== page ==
According to the Estates page on the Middle Temple website, No. 2 was built in 1693 and No. 3 in 1680, an earlier date than that given by Pevsner, both by unknown architects. Both are Grade II* listed.
Outside No. 2 six iron pilasters support the oversailing upper floors. In his book London, Heart of the Empire and Wonder of the World, published in 1937 (and thus a complete record of London immediately before the Second World War), the late historian Arthur Mee, whose style was a little gushing, wrote of the Gateway and ‘its great doors with hundreds of studs’ and continued:
There is a little gold lamb at on the wall inside at the top of the Lane [i.e. on the west side, it can be seen in the photo above], looking across to the shop below the overhanging storeys, with the six iron columns Dr Johnson used to grasp as he passed. The shop has a wooden front; it has been used as stationer’s for 200 years.
The Inn’s archives show that in 1729 one William Harris, apprentice stationer to the late William Harvey, petitioned Parliament for permission to set up shop at No. 2. However, William Harvey’s widow Sarah counter-petitioned for the Society not to grant Harris’s petition for ‘fear of it damaging her business’, presumably that of her late husband’s. She succeeded. Yet it was only five years later in 1734 that the minutes of Parliament record as follows:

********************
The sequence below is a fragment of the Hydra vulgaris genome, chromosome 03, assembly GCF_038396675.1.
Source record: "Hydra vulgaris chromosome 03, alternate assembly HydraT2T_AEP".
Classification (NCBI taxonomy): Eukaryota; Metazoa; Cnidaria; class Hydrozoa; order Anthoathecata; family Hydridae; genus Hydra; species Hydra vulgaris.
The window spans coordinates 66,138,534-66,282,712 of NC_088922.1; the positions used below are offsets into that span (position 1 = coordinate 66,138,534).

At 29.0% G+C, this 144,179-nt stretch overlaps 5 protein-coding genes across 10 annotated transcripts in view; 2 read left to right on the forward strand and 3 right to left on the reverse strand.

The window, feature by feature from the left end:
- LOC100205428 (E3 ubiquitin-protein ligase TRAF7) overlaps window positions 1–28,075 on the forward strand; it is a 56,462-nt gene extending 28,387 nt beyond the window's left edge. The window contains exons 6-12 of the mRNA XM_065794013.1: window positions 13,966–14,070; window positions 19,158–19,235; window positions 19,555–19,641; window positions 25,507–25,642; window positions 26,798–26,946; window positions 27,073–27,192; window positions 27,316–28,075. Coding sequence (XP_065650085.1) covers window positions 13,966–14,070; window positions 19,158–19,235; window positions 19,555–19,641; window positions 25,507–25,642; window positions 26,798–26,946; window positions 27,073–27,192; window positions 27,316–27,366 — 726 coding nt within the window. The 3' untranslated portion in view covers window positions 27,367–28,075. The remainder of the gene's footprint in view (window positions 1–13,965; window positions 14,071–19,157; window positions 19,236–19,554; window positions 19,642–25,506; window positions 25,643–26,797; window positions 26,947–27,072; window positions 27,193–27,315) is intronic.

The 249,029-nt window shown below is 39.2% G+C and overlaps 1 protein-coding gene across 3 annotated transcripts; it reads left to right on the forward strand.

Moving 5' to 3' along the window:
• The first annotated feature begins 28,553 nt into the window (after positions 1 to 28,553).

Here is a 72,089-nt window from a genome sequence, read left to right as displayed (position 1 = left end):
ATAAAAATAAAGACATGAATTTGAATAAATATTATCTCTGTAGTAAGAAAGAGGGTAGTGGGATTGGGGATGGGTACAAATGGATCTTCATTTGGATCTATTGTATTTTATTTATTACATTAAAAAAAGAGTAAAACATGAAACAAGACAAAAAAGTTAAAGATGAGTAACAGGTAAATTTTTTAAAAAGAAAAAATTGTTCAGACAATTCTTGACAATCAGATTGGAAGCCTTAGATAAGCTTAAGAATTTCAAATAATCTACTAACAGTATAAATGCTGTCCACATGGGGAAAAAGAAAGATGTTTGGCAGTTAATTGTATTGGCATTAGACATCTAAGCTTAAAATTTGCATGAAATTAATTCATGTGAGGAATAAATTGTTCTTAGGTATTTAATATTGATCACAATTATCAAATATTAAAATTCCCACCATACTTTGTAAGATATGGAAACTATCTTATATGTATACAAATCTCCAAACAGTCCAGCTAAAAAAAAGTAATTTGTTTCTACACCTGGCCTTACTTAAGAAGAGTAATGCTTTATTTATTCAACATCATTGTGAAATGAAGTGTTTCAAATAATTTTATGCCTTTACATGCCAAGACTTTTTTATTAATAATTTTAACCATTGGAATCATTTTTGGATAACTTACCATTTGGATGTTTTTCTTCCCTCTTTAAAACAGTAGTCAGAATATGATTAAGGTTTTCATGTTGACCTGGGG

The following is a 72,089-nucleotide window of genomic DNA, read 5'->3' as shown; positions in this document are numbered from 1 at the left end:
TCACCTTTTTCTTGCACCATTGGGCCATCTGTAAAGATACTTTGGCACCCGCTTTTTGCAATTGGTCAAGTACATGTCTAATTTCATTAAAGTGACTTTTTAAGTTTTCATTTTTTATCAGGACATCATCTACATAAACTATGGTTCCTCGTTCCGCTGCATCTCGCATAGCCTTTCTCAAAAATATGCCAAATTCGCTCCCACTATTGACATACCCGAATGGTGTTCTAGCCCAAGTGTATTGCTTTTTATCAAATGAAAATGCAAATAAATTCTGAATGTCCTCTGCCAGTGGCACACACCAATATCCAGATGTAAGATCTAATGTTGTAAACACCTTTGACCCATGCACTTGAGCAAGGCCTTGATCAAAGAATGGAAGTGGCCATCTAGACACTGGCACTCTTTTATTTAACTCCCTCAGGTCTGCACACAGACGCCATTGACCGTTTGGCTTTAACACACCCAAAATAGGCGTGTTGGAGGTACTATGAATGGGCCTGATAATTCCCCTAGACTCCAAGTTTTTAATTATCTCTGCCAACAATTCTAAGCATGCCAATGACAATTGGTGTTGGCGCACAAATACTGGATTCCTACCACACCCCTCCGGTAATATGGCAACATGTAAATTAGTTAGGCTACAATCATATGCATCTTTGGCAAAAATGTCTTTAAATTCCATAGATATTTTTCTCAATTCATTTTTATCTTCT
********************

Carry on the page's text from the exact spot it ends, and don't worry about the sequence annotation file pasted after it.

Robert Jones, Stationer, to have a lease of the shop in Middle Temple Lane now occupied by him, for such term and under such covenants as Mr Treasurer shall think most for the service of the Society.
In 1749 Robert Jones petitioned Parliament, having been:
Tenant of a shop in the Middle Temple Lane by the Great Gate…. That the said Shop being very small and dark and otherways very inconvenient for his business he had purchased the remaining Term of Years to come of a Shop adjoining, [and was desirous] for the sake of room and light [to take down] a thin partition of Lath and Plaister’ [between them].
The shop he had purchased appears to have been that of a bookseller called George Grafton who had been given a lease of 25 years on it in 1732, i.e. earlier than that of Jones; on Grafton’s death his widow Charlotte took over the business until her death when the lease then was taken on by Jones.
By this time there were some 15 shops doing business in Middle Temple alone, all thought to have been connected with the business of the Inn in some way. Robert Jones’ stationery, and after 1760, newsagents, business remained in the combined shop premises at No.2 till 1893, when the business moved to Essex Street. The company, now based in Bromley-by-Bow, is known as Jones Yarrell Leadenhall (JYL) and is the largest corporate news delivery specialist in the UK.